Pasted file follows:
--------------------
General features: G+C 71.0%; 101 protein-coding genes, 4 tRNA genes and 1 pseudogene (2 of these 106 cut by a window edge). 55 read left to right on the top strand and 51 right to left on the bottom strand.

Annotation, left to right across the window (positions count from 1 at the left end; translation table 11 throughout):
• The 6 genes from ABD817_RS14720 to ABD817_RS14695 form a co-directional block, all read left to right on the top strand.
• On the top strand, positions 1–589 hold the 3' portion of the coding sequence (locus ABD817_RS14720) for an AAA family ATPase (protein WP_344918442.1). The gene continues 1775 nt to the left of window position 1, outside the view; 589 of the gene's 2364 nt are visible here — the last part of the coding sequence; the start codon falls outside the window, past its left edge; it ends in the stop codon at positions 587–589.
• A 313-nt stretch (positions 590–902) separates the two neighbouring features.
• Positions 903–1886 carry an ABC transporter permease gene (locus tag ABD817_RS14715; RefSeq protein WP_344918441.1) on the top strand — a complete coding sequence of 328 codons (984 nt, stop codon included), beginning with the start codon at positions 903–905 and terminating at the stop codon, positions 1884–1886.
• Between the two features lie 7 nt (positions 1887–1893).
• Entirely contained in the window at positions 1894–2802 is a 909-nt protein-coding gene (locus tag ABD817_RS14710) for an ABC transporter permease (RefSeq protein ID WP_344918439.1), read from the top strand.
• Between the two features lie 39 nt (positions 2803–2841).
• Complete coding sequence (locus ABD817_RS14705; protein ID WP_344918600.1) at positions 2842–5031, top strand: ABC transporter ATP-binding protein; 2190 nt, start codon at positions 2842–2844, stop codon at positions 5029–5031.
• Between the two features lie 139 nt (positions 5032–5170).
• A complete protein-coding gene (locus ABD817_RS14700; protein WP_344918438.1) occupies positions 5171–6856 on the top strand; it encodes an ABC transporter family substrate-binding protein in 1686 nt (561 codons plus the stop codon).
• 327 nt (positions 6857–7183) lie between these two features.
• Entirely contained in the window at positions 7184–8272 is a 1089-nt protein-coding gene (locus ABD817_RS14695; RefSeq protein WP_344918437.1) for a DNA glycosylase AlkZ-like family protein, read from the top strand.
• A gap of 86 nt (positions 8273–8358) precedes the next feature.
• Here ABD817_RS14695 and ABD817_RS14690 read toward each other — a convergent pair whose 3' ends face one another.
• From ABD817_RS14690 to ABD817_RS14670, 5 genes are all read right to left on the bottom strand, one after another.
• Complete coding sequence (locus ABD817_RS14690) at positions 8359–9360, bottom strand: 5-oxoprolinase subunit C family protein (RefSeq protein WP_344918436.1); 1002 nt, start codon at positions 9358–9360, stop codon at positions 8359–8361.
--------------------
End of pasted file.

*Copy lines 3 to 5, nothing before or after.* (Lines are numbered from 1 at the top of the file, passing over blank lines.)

• The 6 genes from ABD817_RS14720 to ABD817_RS14695 form a co-directional block, all read left to right on the top strand.
• On the top strand, positions 1–589 hold the 3' portion of the coding sequence (locus ABD817_RS14720) for an AAA family ATPase (protein WP_344918442.1). The gene continues 1775 nt to the left of window position 1, outside the view; 589 of the gene's 2364 nt are visible here — the last part of the coding sequence; the start codon falls outside the window, past its left edge; it ends in the stop codon at positions 587–589.
• A 313-nt stretch (positions 590–902) separates the two neighbouring features.